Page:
Written by: Compliance blogger
The direct health impacts of pandemics can be catastrophic. Pandemics are large-scale outbreaks of infectious disease that can greatly increase morbidity and mortality over a wide geographic area and cause significant economic, social, and political disruption. The world has and will be suffering through the various stages of the Coronavirus (COVID-19) pandemic for months and perhaps even years to come.
The indirect health impacts of pandemics can increase morbidity and mortality further. Drivers of indirect health impacts include diversion or depletion of resources to provide routine care and the decreased access to routine care resulting from an inability to travel, fear, or other factors. Additionally, fear can also lead to an upsurge of the “worried well” seeking unnecessary care, further burdening the health care system.
The availability of health care workers also decreases during a pandemic because of illness, death, and fear-driven absenteeism. Health care organizations must address organizational risk factors to care for their workforce which, in turn, cares for the health of the community.
Pandemic Intervals Framework
Though most pandemic research and guidance is specific to influenza, the same premises can be applied to the current COVID-19 pandemic. The Pandemic Intervals Framework describes the progression of an influenza pandemic using six intervals:
- Investigation of cases of novel influenza A virus infection in humans;
- Recognition of increased potential for ongoing transmission of a novel influenza A virus;
- Initiation of a pandemic wave;
- Acceleration of a pandemic wave;
- Deceleration of a pandemic wave; and
- Preparation for future pandemic waves.
Occupational Safety and Health Act
The Occupational Safety and Health Act requires employers to comply with safety and health standards and regulations promulgated by OSHA or by a state with an OSHA-approved state plan. In addition, the Act’s General Duty Clause, Section 5(a)(1), requires employers to provide their employees with a workplace free from recognized hazards likely to cause death or serious physical harm.
Please download the OSHA Guidance on Preparing Workplaces for COVID-19 PDF. This guide educates health care administrators on how the virus spreads in the absence of a vaccine and on the results suffered by employers.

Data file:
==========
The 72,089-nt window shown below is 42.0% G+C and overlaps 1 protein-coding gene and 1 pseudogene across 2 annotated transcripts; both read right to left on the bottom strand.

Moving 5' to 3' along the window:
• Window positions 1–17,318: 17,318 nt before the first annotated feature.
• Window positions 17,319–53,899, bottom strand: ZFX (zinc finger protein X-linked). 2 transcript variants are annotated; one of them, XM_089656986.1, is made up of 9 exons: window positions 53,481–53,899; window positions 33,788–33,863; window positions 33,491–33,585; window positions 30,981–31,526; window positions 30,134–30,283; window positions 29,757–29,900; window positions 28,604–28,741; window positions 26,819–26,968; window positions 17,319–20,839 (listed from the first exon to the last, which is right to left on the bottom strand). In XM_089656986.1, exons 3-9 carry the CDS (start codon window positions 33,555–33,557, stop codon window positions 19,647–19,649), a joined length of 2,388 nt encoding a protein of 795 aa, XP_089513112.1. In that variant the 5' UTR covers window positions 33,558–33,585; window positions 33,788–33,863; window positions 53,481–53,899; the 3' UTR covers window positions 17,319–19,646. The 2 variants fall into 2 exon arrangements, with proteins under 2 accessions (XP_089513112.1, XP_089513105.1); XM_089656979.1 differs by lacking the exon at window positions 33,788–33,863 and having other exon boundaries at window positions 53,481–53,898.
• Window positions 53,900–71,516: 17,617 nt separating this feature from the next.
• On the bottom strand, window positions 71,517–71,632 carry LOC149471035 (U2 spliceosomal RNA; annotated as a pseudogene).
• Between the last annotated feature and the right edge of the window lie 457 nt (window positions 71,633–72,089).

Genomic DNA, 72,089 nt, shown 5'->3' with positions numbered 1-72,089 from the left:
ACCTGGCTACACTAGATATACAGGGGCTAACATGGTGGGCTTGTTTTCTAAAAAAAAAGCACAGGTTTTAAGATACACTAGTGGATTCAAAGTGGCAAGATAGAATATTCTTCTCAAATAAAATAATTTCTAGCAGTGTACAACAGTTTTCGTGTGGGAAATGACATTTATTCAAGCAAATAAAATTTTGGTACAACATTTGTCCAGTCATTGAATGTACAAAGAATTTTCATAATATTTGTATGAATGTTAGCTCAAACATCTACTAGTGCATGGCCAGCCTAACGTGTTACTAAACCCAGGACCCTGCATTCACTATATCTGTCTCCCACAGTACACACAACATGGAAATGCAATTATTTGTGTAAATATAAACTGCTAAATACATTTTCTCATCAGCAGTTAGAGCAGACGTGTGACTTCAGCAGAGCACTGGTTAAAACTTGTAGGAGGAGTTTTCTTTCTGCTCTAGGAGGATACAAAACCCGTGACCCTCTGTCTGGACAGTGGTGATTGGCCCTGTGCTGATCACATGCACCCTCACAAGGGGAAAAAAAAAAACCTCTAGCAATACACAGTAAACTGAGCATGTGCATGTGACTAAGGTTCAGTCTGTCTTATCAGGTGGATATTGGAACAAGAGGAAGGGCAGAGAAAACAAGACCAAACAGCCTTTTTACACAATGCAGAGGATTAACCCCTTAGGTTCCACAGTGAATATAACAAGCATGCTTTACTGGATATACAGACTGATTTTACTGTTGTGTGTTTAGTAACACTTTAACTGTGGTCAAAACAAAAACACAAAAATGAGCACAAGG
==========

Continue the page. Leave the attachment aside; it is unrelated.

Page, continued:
Another OSHA resource is the 1-page Worker Exposure Risk to COVID-19 PDF which helps organizations to classify worker risk of occupational exposure to the virus. Worker risk of occupational exposure to COVID-19 may range from very high to high, medium, or lower (caution) risk.
The level of risk depends in part on the industry, the need for contact with those suspected or known to be infected, and the need for required, repeated contact with persons suspected or known to be infected. To help employers determine appropriate precautions, risk levels are categorized based on four levels:
Centers for Disease Control
The Centers for Disease Control (CDC) has a guidance for businesses which provides employers and workers with recommended SARS-CoV-2 infection prevention strategies to implement in the workplaces. It is highly recommended for all organizations to review: Interim Guidance for Businesses and Employers Responing to Coronavirus Disease 2019 (COVID-19).
Mental PPE: Self-Care Support
The onset of a disaster is often quite sudden. For this reason, even those most prepared may struggle to balance vacillating feelings of fear, stress, anxiety, grief and worry. As unique individuals, our personal feelings will continue to change over time but our ability to adapt using healthy practices will help us to notice and accept how we feel.
The lack of personal protection equipment, or PPE, during this pandemic adds to the mental stress of our health care workforce and other responders. Forward-thinking health care organizations will also consider the “Mental PPE”, or self-care precautions, needed to manage the abrupt changes that are impacting each of our daily lives. With an urgent need to protect ourselves and our families, we depend on our emotional health to help us think clearly and react appropriately to a crisis.
Addressing the safety as well as the physical and mental well-being of our workforce is a huge risk management task that must be addressed. This pandemic is not going away overnight and issues of public health and safety will linger for years to come. Do you want to learn more about COVID-19 and Risk Management in Healthcare Organizations? Click Here or go to www.aihc-assn.org for more information.